Consequently, membership in lodges has dropped and the pull to join an exclusive, privileged enclave of men does not carry the attraction it once had. Although there are Masonic lodges in every U.S. state, many of these now stand vacant.

One of the reasons for this decline has been competition from similar fraternal and service organizations, such as the Odd Fellows, the Knights of Columbus, the Benevolent and Protective Order of Elks and E Clampus Vitus. But it's also possible that this decline can be explained by the different values espoused by the newer generations, value systems that are often at odds with the previous generations.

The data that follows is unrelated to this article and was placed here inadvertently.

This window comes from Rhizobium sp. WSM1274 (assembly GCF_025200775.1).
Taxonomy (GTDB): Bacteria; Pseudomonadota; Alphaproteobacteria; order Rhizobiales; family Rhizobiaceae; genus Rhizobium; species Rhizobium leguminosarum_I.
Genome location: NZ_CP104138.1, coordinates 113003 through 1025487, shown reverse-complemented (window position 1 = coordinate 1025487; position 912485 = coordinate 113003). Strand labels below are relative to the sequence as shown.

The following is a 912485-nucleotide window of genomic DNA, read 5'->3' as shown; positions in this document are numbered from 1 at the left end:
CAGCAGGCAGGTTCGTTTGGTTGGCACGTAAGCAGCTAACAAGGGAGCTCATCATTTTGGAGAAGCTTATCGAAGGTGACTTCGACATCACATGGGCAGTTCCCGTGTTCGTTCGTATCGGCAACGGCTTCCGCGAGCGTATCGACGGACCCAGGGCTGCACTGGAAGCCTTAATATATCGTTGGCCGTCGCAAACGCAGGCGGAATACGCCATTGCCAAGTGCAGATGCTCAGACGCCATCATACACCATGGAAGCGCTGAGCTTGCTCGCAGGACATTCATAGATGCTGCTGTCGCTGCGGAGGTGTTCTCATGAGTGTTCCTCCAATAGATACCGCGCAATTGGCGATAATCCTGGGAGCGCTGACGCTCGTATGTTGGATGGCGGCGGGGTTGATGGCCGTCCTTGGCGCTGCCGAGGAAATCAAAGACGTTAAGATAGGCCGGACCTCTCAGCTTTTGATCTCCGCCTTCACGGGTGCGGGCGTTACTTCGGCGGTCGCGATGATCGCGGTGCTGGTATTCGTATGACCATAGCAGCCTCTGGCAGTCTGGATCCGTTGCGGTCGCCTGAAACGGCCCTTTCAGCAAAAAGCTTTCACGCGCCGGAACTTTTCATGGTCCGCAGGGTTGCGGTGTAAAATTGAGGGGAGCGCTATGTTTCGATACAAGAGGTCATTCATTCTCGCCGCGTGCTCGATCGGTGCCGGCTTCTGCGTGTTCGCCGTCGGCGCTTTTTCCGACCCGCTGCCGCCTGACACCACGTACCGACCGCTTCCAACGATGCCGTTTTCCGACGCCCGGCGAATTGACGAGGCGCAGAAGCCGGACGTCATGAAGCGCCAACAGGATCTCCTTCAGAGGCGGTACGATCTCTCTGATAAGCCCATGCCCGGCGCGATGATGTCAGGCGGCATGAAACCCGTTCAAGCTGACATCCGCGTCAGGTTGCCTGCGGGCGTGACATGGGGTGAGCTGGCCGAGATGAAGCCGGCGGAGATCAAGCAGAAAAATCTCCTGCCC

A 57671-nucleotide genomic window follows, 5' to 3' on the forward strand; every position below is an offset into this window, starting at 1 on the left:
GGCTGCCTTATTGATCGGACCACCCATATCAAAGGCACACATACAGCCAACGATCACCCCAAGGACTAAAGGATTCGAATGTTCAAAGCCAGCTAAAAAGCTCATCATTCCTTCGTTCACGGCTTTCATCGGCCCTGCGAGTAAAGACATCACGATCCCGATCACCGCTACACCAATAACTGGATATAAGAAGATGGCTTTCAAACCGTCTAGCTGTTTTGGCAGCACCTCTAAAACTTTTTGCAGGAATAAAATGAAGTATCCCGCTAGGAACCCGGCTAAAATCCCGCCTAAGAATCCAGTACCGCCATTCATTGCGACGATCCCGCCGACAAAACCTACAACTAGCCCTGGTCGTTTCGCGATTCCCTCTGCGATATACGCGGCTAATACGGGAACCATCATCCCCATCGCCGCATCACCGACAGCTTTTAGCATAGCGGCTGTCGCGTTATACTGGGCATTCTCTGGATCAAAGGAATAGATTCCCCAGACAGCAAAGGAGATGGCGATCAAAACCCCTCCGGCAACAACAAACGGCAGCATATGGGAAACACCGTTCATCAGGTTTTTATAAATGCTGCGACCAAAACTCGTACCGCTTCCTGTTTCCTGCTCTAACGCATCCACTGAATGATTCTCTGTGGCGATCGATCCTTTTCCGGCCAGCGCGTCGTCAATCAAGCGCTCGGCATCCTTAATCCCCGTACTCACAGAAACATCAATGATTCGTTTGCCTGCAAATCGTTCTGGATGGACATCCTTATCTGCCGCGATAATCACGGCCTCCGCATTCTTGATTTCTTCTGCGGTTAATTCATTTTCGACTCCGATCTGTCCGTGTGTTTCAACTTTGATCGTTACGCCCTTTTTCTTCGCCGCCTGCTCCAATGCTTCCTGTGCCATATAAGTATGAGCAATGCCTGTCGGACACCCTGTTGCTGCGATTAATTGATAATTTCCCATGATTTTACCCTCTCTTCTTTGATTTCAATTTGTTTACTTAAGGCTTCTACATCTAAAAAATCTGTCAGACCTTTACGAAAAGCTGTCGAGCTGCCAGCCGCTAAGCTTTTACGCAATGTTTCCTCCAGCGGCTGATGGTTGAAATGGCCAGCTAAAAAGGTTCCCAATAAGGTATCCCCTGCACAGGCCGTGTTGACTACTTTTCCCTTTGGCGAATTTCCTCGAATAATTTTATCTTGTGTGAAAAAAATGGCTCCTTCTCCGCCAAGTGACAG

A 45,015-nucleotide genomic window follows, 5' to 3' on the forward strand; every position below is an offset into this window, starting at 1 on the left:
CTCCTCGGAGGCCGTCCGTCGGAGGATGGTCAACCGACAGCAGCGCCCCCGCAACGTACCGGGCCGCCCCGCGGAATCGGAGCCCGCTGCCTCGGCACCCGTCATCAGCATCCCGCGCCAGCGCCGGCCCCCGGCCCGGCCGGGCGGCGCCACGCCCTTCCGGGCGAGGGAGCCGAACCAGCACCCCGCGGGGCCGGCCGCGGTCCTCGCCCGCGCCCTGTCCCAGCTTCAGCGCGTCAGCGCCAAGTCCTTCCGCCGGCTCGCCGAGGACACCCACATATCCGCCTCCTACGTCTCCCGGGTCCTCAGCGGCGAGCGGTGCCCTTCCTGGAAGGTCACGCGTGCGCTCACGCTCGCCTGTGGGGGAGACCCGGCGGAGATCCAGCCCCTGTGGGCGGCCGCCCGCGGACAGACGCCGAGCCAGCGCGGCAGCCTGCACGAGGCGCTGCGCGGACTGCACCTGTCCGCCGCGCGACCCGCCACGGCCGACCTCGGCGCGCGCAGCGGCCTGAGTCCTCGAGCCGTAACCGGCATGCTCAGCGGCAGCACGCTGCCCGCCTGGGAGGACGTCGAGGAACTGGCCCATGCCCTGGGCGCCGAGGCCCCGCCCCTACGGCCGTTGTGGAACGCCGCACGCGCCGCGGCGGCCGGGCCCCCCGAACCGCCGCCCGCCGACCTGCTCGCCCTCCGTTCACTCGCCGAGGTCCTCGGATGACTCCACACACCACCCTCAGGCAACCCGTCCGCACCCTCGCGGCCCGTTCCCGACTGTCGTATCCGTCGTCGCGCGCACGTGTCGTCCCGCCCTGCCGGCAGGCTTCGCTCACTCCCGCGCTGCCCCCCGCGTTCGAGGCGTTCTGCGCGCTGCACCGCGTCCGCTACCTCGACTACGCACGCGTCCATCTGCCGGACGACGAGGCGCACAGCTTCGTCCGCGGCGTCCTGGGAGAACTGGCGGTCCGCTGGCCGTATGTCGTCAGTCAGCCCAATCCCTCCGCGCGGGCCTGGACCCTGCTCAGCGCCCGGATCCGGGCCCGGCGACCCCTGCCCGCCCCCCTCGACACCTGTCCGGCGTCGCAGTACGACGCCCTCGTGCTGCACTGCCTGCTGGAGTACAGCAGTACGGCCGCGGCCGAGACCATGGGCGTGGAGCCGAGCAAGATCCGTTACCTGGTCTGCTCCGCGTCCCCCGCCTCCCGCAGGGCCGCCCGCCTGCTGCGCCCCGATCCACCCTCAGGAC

The problem of decline, Jacob said, is rooted in the current composition of the lodges. Most members, she noted, are between the ages of 50 and 60, are predominantly white and hold very conservative politics. "This has no appeal to the younger generation," she said. "Even the armed services are integrated now by race and gender, but not the lodges."

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2 BR 0 2 B and the current situation of the world –

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Kurt Vonneguts short story 2 B R 0 2 B talks of a utopia that has turned out to be a dystopia where everything is controlled by the government and the political system serves only the elite. Sheikh Tasmima Mrenmoi argues that we are living in similar times